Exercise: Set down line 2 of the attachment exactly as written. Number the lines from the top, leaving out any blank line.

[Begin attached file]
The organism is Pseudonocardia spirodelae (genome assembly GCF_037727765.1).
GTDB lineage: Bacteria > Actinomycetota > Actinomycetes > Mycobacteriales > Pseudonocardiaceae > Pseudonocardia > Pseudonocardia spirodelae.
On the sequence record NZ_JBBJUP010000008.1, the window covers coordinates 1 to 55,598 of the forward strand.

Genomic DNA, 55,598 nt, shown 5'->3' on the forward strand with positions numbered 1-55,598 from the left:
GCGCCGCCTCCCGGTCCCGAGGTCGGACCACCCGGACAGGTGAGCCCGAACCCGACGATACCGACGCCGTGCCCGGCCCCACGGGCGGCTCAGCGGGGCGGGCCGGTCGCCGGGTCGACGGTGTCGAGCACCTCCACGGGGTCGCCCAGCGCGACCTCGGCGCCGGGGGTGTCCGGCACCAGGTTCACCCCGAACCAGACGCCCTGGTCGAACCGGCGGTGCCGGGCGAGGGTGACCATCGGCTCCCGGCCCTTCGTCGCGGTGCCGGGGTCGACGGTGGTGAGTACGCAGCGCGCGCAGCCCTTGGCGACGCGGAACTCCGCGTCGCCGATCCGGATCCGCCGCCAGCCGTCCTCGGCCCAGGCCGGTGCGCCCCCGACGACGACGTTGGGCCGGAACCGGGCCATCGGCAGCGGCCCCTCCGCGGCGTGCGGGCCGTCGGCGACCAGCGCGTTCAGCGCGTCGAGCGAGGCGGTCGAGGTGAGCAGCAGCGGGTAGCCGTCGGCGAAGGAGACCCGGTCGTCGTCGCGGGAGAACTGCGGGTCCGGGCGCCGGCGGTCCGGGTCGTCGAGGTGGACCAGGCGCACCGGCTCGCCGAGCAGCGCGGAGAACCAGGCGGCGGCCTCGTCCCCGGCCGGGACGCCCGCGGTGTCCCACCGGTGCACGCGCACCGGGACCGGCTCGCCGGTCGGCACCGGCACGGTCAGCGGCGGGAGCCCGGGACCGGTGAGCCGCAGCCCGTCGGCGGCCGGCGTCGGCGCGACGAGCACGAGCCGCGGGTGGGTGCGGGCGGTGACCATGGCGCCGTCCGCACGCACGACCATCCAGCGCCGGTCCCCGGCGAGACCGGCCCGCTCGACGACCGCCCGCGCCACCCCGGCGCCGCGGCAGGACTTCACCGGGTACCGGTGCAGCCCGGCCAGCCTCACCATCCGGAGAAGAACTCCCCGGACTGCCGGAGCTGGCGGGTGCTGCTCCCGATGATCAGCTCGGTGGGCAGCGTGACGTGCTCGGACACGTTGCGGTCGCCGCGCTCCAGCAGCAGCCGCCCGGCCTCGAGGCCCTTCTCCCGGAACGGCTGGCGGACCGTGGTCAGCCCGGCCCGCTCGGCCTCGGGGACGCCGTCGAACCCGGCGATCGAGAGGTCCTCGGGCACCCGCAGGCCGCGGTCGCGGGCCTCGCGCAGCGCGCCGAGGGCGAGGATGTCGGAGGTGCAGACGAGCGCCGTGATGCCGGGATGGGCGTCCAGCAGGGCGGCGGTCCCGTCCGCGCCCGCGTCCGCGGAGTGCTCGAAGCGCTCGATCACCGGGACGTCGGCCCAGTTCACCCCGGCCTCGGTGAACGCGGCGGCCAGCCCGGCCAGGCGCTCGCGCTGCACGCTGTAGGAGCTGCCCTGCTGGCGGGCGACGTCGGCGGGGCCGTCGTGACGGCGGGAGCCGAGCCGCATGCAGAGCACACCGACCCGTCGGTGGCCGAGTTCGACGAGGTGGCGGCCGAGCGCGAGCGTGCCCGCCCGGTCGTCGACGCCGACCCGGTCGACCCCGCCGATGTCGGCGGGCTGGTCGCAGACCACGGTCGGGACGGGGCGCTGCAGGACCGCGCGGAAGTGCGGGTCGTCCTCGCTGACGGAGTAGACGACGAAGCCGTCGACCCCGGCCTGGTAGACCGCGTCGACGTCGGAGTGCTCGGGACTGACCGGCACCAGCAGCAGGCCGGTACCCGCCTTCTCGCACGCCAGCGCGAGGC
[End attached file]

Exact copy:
GTDB lineage: Bacteria > Actinomycetota > Actinomycetes > Mycobacteriales > Pseudonocardiaceae > Pseudonocardia > Pseudonocardia spirodelae.